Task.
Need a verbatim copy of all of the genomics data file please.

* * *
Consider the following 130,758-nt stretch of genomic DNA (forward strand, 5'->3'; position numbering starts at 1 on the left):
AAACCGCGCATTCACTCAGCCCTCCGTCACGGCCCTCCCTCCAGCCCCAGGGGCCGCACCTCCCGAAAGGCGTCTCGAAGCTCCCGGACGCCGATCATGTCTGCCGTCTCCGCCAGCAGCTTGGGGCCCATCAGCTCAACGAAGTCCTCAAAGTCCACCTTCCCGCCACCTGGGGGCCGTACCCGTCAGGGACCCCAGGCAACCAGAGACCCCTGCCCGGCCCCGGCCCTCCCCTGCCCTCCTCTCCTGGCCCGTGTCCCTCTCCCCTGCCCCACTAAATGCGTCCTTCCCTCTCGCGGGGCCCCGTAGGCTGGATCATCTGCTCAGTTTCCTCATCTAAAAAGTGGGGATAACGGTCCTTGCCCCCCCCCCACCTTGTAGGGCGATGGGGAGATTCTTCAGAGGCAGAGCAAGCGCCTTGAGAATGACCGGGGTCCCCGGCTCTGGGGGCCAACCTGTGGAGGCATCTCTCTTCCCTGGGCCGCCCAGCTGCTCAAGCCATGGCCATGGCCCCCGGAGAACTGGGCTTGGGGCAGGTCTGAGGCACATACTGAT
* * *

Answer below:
Consider the following 130,758-nt stretch of genomic DNA (forward strand, 5'->3'; position numbering starts at 1 on the left):
AAACCGCGCATTCACTCAGCCCTCCGTCACGGCCCTCCCTCCAGCCCCAGGGGCCGCACCTCCCGAAAGGCGTCTCGAAGCTCCCGGACGCCGATCATGTCTGCCGTCTCCGCCAGCAGCTTGGGGCCCATCAGCTCAACGAAGTCCTCAAAGTCCACCTTCCCGCCACCTGGGGGCCGTACCCGTCAGGGACCCCAGGCAACCAGAGACCCCTGCCCGGCCCCGGCCCTCCCCTGCCCTCCTCTCCTGGCCCGTGTCCCTCTCCCCTGCCCCACTAAATGCGTCCTTCCCTCTCGCGGGGCCCCGTAGGCTGGATCATCTGCTCAGTTTCCTCATCTAAAAAGTGGGGATAACGGTCCTTGCCCCCCCCCCACCTTGTAGGGCGATGGGGAGATTCTTCAGAGGCAGAGCAAGCGCCTTGAGAATGACCGGGGTCCCCGGCTCTGGGGGCCAACCTGTGGAGGCATCTCTCTTCCCTGGGCCGCCCAGCTGCTCAAGCCATGGCCATGGCCCCCGGAGAACTGGGCTTGGGGCAGGTCTGAGGCACATACTGAT